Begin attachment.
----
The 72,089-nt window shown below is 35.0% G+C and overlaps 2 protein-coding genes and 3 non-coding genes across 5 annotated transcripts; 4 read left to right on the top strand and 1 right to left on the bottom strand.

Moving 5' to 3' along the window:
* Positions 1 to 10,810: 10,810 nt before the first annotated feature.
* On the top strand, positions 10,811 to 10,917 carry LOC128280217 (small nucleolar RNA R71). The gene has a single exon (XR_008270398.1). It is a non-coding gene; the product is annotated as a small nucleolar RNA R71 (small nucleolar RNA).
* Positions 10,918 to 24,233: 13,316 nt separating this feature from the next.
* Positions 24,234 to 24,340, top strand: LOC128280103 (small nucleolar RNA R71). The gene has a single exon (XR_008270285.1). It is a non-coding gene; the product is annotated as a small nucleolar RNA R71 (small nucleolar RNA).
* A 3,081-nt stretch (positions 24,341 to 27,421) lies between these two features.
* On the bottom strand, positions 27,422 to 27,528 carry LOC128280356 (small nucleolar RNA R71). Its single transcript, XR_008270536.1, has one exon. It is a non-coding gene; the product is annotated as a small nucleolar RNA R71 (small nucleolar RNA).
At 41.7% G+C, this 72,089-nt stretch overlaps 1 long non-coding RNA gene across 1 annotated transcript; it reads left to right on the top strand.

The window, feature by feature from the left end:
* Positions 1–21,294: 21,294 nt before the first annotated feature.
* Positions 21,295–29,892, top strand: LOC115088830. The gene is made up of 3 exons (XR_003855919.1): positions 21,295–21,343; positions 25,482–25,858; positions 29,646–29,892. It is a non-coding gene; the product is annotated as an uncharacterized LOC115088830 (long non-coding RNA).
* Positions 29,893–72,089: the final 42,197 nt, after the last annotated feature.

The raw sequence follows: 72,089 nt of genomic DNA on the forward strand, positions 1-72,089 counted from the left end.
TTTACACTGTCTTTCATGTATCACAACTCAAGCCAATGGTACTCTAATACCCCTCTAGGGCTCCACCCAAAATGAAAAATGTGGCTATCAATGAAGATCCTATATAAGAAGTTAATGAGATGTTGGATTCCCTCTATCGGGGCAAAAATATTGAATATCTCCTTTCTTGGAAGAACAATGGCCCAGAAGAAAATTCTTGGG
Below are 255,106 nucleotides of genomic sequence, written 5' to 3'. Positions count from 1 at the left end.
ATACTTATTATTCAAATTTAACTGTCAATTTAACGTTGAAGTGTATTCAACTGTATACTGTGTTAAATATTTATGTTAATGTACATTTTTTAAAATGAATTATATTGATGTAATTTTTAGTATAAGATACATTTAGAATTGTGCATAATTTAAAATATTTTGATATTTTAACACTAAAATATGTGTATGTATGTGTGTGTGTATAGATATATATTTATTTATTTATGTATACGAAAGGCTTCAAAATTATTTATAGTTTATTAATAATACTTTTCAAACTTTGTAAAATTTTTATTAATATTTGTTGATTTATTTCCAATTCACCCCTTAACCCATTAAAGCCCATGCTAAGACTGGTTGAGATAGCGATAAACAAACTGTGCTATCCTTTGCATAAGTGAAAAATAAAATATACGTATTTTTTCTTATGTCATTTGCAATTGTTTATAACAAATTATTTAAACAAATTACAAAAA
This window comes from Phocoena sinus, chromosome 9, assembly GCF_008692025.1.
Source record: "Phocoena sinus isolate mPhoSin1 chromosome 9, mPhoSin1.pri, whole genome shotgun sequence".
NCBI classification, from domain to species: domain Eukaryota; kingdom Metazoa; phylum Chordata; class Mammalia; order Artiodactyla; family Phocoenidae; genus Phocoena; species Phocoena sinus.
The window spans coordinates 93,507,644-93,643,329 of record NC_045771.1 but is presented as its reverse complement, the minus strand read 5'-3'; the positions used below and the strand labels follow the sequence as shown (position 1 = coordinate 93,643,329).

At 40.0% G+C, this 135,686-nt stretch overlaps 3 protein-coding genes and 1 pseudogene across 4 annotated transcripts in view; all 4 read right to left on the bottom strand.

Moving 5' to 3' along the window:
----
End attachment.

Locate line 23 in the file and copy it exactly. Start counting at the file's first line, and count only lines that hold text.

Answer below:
Moving 5' to 3' along the window: